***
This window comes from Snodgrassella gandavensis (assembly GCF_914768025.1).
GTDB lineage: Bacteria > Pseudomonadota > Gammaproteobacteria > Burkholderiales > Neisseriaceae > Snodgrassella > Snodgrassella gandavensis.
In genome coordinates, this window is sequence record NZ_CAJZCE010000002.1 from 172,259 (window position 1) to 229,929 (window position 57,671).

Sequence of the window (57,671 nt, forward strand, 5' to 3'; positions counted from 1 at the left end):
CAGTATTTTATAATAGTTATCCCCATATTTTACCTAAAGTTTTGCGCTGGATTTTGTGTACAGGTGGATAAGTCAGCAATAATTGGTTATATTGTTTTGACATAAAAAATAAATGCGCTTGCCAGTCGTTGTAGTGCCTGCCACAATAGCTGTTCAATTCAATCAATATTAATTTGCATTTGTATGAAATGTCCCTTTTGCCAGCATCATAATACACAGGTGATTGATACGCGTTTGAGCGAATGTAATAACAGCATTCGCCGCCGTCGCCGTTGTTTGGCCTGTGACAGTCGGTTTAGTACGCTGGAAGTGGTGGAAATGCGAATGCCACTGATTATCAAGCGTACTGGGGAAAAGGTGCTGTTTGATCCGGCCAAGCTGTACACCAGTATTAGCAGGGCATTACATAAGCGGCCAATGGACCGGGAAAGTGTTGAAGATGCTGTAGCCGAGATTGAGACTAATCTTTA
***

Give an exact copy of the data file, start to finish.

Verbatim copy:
This window comes from Snodgrassella gandavensis (assembly GCF_914768025.1).
GTDB lineage: Bacteria > Pseudomonadota > Gammaproteobacteria > Burkholderiales > Neisseriaceae > Snodgrassella > Snodgrassella gandavensis.
In genome coordinates, this window is sequence record NZ_CAJZCE010000002.1 from 172,259 (window position 1) to 229,929 (window position 57,671).

Sequence of the window (57,671 nt, forward strand, 5' to 3'; positions counted from 1 at the left end):
CAGTATTTTATAATAGTTATCCCCATATTTTACCTAAAGTTTTGCGCTGGATTTTGTGTACAGGTGGATAAGTCAGCAATAATTGGTTATATTGTTTTGACATAAAAAATAAATGCGCTTGCCAGTCGTTGTAGTGCCTGCCACAATAGCTGTTCAATTCAATCAATATTAATTTGCATTTGTATGAAATGTCCCTTTTGCCAGCATCATAATACACAGGTGATTGATACGCGTTTGAGCGAATGTAATAACAGCATTCGCCGCCGTCGCCGTTGTTTGGCCTGTGACAGTCGGTTTAGTACGCTGGAAGTGGTGGAAATGCGAATGCCACTGATTATCAAGCGTACTGGGGAAAAGGTGCTGTTTGATCCGGCCAAGCTGTACACCAGTATTAGCAGGGCATTACATAAGCGGCCAATGGACCGGGAAAGTGTTGAAGATGCTGTAGCCGAGATTGAGACTAATCTTTA